Our understanding of how air-breathing marine predators cope with environmental variability is limited by our inadequate knowledge of their ecological and physiological parameters. Because of their wide distribution along both coasts of the sub-continent, South American sea lions (Otaria byronia) provide a valuable opportunity to study the behavioral and physiological plasticity of a marine predator in different environments. We measured the oxygen stores and diving behavior of South American sea lions throughout most of its range, allowing us to demonstrate that diving ability and behavior vary across its range. We found no significant differences in mass-specific blood volumes of sea lions among field sites and a negative relationship between mass-specific oxygen storage and size, which suggests that exposure to different habitats and geographical locations better explains oxygen storage capacities and diving capability in South American sea lions than body size alone. The largest animals in our study (individuals from Uruguay) were the shallowest and shortest duration divers, and had the lowest mass-specific total body oxygen stores, while the deepest and longest duration divers (individuals from southern Chile) had significantly larger mass-specific oxygen stores, despite being much smaller animals. Our study suggests that the physiology of air-breathing diving predators is not fixed, but that it can be adjusted, to a certain extent, depending on the ecological setting and or habitat. These adjustments can be thought of as a ‘training effect’: as the animal continues to push its physiological capacity through greater hypoxic exposure, its breath-holding capacity increases.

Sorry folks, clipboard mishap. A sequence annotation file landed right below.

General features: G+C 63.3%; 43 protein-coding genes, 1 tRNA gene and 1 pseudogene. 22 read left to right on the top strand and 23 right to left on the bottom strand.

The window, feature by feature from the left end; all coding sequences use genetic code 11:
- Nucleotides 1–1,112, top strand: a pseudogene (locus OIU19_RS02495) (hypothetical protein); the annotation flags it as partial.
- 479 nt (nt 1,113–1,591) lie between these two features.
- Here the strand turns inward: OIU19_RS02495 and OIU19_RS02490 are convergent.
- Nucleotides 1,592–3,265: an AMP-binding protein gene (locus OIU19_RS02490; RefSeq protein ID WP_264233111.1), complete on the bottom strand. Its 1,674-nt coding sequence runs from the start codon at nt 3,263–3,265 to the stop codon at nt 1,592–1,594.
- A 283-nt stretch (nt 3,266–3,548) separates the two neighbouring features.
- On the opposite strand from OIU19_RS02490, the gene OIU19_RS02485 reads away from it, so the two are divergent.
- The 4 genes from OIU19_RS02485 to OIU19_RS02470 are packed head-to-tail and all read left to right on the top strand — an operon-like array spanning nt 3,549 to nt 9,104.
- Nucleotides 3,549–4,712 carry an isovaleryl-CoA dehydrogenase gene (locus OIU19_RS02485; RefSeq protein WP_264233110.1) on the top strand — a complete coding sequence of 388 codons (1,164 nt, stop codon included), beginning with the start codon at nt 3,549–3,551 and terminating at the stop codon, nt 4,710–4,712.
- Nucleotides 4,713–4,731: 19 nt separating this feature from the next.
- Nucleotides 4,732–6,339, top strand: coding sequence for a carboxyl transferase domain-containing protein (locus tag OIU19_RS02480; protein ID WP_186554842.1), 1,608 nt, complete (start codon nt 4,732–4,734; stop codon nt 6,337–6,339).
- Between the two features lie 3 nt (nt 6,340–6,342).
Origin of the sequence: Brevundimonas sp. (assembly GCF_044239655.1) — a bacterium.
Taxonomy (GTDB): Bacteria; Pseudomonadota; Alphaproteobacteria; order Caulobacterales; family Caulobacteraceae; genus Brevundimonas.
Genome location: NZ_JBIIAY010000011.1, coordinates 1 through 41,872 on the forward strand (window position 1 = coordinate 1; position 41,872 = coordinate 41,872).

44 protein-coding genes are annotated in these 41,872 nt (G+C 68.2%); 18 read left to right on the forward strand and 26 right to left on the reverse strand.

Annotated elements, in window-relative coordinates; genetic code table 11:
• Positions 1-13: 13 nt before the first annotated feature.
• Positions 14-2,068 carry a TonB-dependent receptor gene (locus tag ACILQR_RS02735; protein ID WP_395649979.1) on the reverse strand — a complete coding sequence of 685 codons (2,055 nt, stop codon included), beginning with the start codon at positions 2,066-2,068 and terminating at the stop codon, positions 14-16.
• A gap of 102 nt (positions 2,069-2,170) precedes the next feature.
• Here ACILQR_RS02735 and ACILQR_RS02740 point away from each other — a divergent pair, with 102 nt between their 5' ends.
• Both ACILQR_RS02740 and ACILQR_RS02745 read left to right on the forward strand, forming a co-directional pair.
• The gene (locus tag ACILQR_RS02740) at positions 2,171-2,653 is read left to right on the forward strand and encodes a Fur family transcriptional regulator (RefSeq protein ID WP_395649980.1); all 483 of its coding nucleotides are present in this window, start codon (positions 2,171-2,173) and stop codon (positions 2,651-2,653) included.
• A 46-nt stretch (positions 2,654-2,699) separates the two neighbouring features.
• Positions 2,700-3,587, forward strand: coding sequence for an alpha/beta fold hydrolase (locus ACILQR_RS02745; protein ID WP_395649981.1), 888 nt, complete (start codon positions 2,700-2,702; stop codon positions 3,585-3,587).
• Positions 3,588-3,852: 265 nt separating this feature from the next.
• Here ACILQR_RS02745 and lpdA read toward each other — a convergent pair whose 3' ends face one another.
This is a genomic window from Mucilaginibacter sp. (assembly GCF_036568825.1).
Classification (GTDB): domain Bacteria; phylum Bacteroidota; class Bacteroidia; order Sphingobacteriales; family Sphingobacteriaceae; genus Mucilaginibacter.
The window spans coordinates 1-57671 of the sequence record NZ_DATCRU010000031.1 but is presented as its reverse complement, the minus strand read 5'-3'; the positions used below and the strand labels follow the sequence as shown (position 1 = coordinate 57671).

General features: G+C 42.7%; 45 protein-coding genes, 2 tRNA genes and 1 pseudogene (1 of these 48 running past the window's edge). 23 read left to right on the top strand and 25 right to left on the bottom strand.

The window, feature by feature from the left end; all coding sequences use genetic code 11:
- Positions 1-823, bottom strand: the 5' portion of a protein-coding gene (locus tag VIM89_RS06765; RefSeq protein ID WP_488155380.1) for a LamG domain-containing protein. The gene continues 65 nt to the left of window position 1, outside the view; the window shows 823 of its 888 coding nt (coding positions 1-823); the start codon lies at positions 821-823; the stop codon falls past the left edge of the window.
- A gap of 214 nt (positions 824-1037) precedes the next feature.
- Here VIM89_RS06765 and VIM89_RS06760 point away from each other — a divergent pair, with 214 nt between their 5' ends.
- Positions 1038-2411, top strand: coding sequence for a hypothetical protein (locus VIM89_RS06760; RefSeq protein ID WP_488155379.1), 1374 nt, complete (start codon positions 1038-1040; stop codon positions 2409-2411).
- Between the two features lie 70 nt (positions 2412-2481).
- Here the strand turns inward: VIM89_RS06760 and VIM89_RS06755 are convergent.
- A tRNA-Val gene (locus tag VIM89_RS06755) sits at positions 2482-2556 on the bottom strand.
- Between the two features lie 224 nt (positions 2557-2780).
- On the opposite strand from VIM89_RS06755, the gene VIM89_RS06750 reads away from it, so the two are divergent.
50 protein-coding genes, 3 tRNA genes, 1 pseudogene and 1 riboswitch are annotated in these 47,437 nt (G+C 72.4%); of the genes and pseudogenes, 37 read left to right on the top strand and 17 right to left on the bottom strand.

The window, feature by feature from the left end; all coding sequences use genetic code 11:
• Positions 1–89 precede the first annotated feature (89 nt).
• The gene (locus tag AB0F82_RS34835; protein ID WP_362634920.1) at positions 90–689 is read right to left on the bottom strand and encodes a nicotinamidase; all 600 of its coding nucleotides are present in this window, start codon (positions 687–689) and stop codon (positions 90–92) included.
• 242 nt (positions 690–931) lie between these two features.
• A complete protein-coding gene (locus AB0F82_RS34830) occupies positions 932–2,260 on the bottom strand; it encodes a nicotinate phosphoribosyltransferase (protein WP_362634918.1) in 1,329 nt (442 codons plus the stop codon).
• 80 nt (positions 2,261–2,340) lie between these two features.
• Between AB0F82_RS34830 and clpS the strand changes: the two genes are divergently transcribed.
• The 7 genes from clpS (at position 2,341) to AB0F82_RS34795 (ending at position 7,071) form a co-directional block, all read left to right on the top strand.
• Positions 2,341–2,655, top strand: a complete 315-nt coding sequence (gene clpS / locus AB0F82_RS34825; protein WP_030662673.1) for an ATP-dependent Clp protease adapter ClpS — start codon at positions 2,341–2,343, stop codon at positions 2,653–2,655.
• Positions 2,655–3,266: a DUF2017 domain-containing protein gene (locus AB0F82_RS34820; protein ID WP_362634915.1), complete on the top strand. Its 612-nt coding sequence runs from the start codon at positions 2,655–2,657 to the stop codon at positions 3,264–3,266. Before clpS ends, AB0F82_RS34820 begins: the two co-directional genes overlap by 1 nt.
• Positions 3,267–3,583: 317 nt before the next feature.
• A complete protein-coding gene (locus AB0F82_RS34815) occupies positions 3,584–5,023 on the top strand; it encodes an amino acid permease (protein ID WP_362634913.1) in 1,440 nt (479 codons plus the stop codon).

The authors declare no competing or financial interests.
Conceived and design the study: L.A.H. and D.P.C. Performed the experiments: L.A.H., D.P.C., F.R.-S., V.F.-T., A.M.M.B., R.A.O., J.P.Y.A., M.S., M.S.-C. and D.P.C. Analyzed the data: L.A.H. and M.S.T. Contributed reagents/materials/analysis tools: D.P.C., A.M.M.B., J.P.Y.A., M.S. and J.M.B. Wrote the paper: L.A.H., M.S.T. and D.P.C.
This study was supported by the Compañía Minera Doña Inés de Collahuasi [GMS 2010/22] (northern Chile); Celulosa Arauco (central Chile); INNOVA-CORFO [07CN13IPM-170] (southern Chile); and the Shackleton Scholarship Fund (Centenary award), Project AWARE, Rufford Small Grants, Sea World and Busch Gardens Conservation Fund, Joint Nature Conservation Council and the Falkland Islands Government (Falkland Islands). Further support was provided by the US Marine Mammal Commission (E4047335), Office of Naval Research (ONR) [grants N00014-09-1-1195, N00014-13-1-0134 and N00014-10-1-0356], NSF Office of Polar Programs [grant ANT-0838937] and E&P Sound and Marine Life Joint Industry Programme of the International Association of Oil and Gas Producers [contract no. JIP 22 07-23].
Supplementary information available online at http://jeb.biologists.org/lookup/doi/10.1242/jeb.138677.supplemental
- Received February 10, 2016.
- Accepted May 17, 2016.
- © 2016. Published by The Company of Biologists Ltd